The U.S. Department of Veterans Affairs reports that 22 American vets commit suicide every day. The need for effective Post Traumatic Stress treatment is obvious. Interestingly, yoga is proving to be an effective option, and the growing prevalence of VA centers seeking instructors shows that the military acknowledges the results. Unfortunately, an all-too-familiar sentiment can derail the benefits.
“If you’re in the Marine Corps or the Army, you’re trained to be tough. So to admit that you need help, it’s not easy, there’s a lot of stigma," Beryl Bender Birch C-IAYT, E-RYT500, told HealthCentral.com by phone from her office in Great Barrington, Massachusetts.
Co-founder of the Give Back Yoga Foundation, she trains teachers to provide yoga instruction to veterans, and understands that instructors will likely find that the damage — physical, emotional, psychological — of combat isn’t easily left behind.
As a result, veterans can have impaired ability to oscillate between the sympathetic and parasympathetic nervous systems. In other words, they have greater difficulty regulating between states of calm and stress, which hinders social interaction.
In the worst cases, flight or flight mode is activated when the memory of a traumatic event triggers a flashback.
However, yoga can disarm the situation by keeping vets on point. “Yoga is really about learning to bring your awareness to the present moment, which can help you learn to let go of the memory," said Beryl, whose book, Yoga for Warriors, is free to all veterans.
Going back to basics
The main precept is breathing. Veterans learn to track their breath through the body, and staying attuned means they aren’t thinking of past trauma. This demonstrates that they can control their own mind.
The addition of movement to the regimen facilitates the meditative mindset. But vets are mistaken if they think the standard yoga gyrations make them “dainty.”
“A strong yoga practice has a lot of strength work,” Beryl said. "Plus you are working to build the inner fire, and once that gets going, you’re going to be dripping, soaking wet.”
Of course, no matter the intensity of the workout, in the real world something as seemingly innocuous as a morning cup of coffee might trigger a flashback. The tools then can be put to the test. Beryl described the approach: I can feel the ground underneath me. I can feel that cup of coffee in my hand. I can take another breath. I can consciously down regulate, because I can bring myself back to this moment.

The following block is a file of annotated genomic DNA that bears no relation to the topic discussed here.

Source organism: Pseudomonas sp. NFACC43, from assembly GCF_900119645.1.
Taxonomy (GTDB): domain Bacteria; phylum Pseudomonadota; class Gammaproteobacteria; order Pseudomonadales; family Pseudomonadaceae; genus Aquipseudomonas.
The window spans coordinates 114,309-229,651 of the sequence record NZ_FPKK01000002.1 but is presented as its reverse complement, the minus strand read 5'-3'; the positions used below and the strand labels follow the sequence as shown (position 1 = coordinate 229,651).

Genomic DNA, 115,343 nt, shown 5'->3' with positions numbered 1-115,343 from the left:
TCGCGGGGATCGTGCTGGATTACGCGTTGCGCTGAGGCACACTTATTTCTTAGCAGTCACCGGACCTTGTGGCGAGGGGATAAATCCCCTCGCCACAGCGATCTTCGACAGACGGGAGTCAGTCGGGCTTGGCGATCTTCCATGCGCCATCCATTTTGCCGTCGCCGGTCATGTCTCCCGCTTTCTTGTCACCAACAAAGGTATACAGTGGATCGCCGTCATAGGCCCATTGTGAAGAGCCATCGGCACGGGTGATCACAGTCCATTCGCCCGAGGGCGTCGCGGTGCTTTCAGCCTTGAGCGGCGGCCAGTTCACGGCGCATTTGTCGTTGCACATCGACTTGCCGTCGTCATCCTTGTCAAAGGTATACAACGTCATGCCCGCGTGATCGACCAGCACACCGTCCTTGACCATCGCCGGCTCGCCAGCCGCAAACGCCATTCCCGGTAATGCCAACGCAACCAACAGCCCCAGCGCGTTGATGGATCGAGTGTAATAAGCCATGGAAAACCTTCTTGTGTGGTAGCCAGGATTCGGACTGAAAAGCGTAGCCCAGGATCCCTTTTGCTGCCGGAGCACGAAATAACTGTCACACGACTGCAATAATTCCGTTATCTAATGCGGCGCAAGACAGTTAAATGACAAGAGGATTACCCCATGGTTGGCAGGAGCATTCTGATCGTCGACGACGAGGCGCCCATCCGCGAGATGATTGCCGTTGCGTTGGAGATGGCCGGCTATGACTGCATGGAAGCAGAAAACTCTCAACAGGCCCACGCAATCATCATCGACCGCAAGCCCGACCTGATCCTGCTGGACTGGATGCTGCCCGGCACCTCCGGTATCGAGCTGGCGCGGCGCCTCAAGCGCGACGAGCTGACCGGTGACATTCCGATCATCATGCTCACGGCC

There’s more to it than practice makes perfect, too. Neurological pathways can be established and replace traumatic memories. She likens the process to a fallen tree that impedes a trail. “The hikers go around it, and pretty soon, they make a new trail,” Beryl said.
The insomnia, anger and avoidance doesn’t disappear overnight, though. “It’s like training for a marathon,” Beryl asserted.
Nonetheless, class must be specific to military populations. For instance, vets shouldn’t have their backs to the door. Otherwise, they may fear that someone could sneak up from behind.
Additionally, language should not be reminiscent of the world of taking orders. “If you are comfortable doing so, you can lie down and close your eyes,” Beryl explained.
Touch also requires cognizance — especially in relation to sexual trauma. “You wouldn’t just go up behind someone with post traumatic stress,” Beryl said, and “hands on” instruction means mindful touching, she added.
What lies beneath the surface
For Vietnam vets, dealing with nightmares, pain and anger for 40 years means resistance has long eroded. "They are willing to try anything,” said Daniel Libby, PhD RYT, by phone from his office in Oakland, California.
Executive director of the Veterans Yoga Project, he reports that unless younger vets are enduring insomnia or pain, there is greater avoidance. “If I don’t get hold of my anger, I’m going to hurt the people that I love,” said Libby, a clinical psychologist, describing the thought process.
On the other hand, not all the past is negative, and a class of vets provides a welcome reminder of their service: the social support, structure and closeness. “Vets find community again," Libby said.
Unfortunately, stigma still rules, as the grim statistics around veterans and suicide illustrate.
That’s exactly why Vietnam vet Rick Rowan, RYT-200, got involved. Veterans Yoga Project Director of Regions for the U.S., and the Carolinas Regional Director, he hopes vets might consider that their pain doesn’t imply weakness.
“Post Traumatic Stress is a normal reaction to an abnormal event,” Rick said by phone from Charlotte, North Carolina.
Enduring severe distress is the only thing that isn’t “normal” — and it’s worth reminding vets that an answer is right before them.
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Rich Monetti has been a freelance writer in the suburbs of NYC since 2003. Rich has covered everything from sports and politics to entertainment and business. This includes numerous health care features in which he’s interviewed a variety of medical professionals. If not too busy, he’s working on his screenplays and stays active by playing volleyball. His work can be found on his blog, on Facebook, and on Twitter.